Stimulation by what causes gallbladder contraction which forces bile down common bile duct and into the duodenum
What 2 species do not have a gallbladder?
Horses and rats, continuously secrete bile into duodenum
Most bile acids are reabsorbed in the ileum where they enter portal circulation.
Therefore, blood levels of bile acids should be
Decreased functional hepatic mass, abnormalities of portal circulation (ports systemic liver shunt), and choke static disease (stasis of the gallbladder) cause bile acid concentrations to
Stasis of the gallbladder
Liver synthesizes important blood proteins such as this one.
Maintains proper fluid balance in the blood
What type of levels of albumin cause fluid to leak out of the capillaries resulting in fluid moving into the tissues or body cavities
Fluid in the tissues
Fluid in a cavity
Glucose absorbed from gi tract may be stored in the liver as glycogen in a process called
Glucose stored in the liver is in what form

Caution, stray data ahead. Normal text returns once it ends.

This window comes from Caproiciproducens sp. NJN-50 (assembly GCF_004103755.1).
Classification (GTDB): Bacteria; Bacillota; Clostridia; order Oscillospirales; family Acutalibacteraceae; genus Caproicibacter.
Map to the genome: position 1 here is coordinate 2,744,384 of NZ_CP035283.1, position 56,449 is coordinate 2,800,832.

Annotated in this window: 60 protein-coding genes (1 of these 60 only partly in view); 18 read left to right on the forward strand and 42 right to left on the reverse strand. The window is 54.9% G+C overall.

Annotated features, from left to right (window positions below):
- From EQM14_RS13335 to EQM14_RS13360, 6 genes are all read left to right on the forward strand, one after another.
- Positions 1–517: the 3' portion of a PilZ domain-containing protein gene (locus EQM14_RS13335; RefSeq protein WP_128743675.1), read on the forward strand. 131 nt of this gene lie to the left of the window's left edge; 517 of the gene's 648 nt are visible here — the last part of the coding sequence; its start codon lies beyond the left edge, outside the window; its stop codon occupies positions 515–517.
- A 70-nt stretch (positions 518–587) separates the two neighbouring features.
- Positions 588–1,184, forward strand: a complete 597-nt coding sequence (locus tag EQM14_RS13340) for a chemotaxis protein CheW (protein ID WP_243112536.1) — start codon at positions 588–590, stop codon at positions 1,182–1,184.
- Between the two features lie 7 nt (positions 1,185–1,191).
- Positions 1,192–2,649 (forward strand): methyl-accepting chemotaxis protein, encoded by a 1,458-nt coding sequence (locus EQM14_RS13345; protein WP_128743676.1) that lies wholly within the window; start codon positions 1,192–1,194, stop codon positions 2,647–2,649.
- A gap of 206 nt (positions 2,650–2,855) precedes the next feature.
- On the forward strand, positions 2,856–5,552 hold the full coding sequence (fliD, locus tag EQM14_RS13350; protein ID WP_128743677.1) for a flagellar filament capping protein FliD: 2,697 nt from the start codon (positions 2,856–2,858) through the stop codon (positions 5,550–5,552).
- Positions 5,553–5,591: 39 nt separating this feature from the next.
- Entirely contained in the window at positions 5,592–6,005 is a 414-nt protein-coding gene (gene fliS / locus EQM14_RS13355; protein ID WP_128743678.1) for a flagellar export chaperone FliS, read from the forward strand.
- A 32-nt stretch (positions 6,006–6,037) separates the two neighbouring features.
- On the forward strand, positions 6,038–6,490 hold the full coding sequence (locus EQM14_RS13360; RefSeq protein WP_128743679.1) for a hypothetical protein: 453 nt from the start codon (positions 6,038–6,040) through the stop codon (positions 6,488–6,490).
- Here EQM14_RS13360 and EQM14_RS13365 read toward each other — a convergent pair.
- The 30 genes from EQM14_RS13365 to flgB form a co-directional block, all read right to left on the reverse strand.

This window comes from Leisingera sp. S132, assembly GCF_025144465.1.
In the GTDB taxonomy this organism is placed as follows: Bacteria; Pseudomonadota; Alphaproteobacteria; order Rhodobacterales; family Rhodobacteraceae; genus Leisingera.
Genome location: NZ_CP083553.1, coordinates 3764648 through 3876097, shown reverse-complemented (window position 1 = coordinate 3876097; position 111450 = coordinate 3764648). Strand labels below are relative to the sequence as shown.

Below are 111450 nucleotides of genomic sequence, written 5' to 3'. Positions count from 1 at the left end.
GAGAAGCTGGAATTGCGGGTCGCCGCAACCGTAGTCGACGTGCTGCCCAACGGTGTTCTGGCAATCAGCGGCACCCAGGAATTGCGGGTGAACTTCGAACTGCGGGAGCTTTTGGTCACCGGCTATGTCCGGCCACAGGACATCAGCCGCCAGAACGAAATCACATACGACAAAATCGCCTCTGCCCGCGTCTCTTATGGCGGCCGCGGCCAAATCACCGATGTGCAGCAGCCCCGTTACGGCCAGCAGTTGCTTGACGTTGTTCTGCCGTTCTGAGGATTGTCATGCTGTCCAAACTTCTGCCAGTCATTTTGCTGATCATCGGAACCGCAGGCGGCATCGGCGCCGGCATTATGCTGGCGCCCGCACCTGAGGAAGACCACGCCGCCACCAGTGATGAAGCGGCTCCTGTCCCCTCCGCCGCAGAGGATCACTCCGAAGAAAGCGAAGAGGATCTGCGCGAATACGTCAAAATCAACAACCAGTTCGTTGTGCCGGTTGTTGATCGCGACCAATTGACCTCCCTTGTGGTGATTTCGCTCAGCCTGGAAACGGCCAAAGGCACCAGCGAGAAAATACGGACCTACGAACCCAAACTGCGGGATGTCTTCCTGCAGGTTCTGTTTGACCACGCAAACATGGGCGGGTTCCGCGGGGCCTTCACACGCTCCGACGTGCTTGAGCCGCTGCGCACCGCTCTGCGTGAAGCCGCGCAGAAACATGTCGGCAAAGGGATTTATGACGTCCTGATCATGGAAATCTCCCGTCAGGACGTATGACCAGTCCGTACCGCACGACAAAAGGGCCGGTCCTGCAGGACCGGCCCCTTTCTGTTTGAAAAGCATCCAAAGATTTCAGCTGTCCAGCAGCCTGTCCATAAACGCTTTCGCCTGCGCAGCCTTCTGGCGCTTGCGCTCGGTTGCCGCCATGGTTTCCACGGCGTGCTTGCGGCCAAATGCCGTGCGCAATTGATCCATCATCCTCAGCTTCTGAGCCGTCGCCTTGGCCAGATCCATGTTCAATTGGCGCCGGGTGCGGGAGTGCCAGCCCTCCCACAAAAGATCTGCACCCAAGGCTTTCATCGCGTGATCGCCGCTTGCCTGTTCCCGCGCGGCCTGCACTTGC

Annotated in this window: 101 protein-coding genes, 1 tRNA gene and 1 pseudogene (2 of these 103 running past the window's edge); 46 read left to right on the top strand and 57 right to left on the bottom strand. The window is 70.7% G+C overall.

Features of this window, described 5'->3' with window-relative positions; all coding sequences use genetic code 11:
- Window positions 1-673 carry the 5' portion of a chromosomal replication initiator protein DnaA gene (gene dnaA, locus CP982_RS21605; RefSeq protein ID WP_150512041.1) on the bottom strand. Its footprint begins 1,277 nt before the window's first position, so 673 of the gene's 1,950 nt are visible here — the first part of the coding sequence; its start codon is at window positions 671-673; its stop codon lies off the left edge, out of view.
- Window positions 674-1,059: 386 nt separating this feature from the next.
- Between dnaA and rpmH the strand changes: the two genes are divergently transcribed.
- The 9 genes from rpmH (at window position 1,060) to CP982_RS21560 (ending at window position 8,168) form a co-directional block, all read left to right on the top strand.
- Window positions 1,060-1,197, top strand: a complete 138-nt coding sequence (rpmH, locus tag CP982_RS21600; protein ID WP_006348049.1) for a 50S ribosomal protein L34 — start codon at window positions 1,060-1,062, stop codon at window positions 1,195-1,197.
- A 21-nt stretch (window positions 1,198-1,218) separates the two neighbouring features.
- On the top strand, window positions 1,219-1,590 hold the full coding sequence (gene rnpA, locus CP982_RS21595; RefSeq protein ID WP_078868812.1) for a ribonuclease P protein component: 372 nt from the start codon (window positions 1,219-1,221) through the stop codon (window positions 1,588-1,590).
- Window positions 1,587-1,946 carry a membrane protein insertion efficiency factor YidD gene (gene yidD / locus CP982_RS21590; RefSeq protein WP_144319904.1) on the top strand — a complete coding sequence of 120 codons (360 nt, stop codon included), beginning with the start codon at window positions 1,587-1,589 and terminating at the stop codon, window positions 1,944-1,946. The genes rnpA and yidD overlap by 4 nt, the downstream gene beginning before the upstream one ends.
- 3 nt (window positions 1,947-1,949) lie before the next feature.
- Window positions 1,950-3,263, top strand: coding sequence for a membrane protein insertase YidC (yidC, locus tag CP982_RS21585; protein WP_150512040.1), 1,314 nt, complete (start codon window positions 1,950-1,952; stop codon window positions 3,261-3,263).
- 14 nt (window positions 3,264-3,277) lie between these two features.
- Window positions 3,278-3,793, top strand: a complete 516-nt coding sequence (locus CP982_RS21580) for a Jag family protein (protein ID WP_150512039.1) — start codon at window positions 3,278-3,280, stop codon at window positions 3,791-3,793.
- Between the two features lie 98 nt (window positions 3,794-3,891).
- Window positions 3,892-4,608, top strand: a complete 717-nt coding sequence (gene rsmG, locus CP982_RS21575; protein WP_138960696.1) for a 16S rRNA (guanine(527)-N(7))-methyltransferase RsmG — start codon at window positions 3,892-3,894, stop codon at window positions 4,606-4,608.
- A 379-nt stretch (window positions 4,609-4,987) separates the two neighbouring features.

If body is in need of glucose, glycogen is broken down by the liver in a process called
Glucose can also be made in the liver from amino acids through a process called
Both and endocrine and exocrine gland
The pancreas secretes these 3 enzymes through the pancreatic duct into the small intestine
What enzyme helps with carbohydrate digestion?
What enzyme aids in fat digestion
What enzyme aids in protein digestion
The pancreas also secretes this into the duodenum to help neutralize the acidity of contents and maintains the pH in the duodenum needed for proper enzyme function
These functions are indicative of what organ and which function of the organ?
Beta cells produce insulin which moves glucose from blood to tissues (diabetes mellitus, insulinoma)
Alpha cells produce glucagon which stimulates the liver to perform glyconeogenesis or gluconeogenesis.
How does ruminant stomach differ from monogastrics?
1 true stomach and 3 forestomachs, adapted to digesting plants
The process of swallowing food, regurgitating it to on it some more before swallowing it again
Smallest, most cranial compartment of the forestomach compartments
Muscular wall is continuous with the rumen and the 2 contract in a coordinated manner
Separated from rumen by the ruminoreticular fold
Common term for bovine traumatic reticuloperitonitis
Usually caused by ingestion of sharp metallic objects that settle in the reticulum, and can irritate or even perforate its lining
Can even lead to pericarditis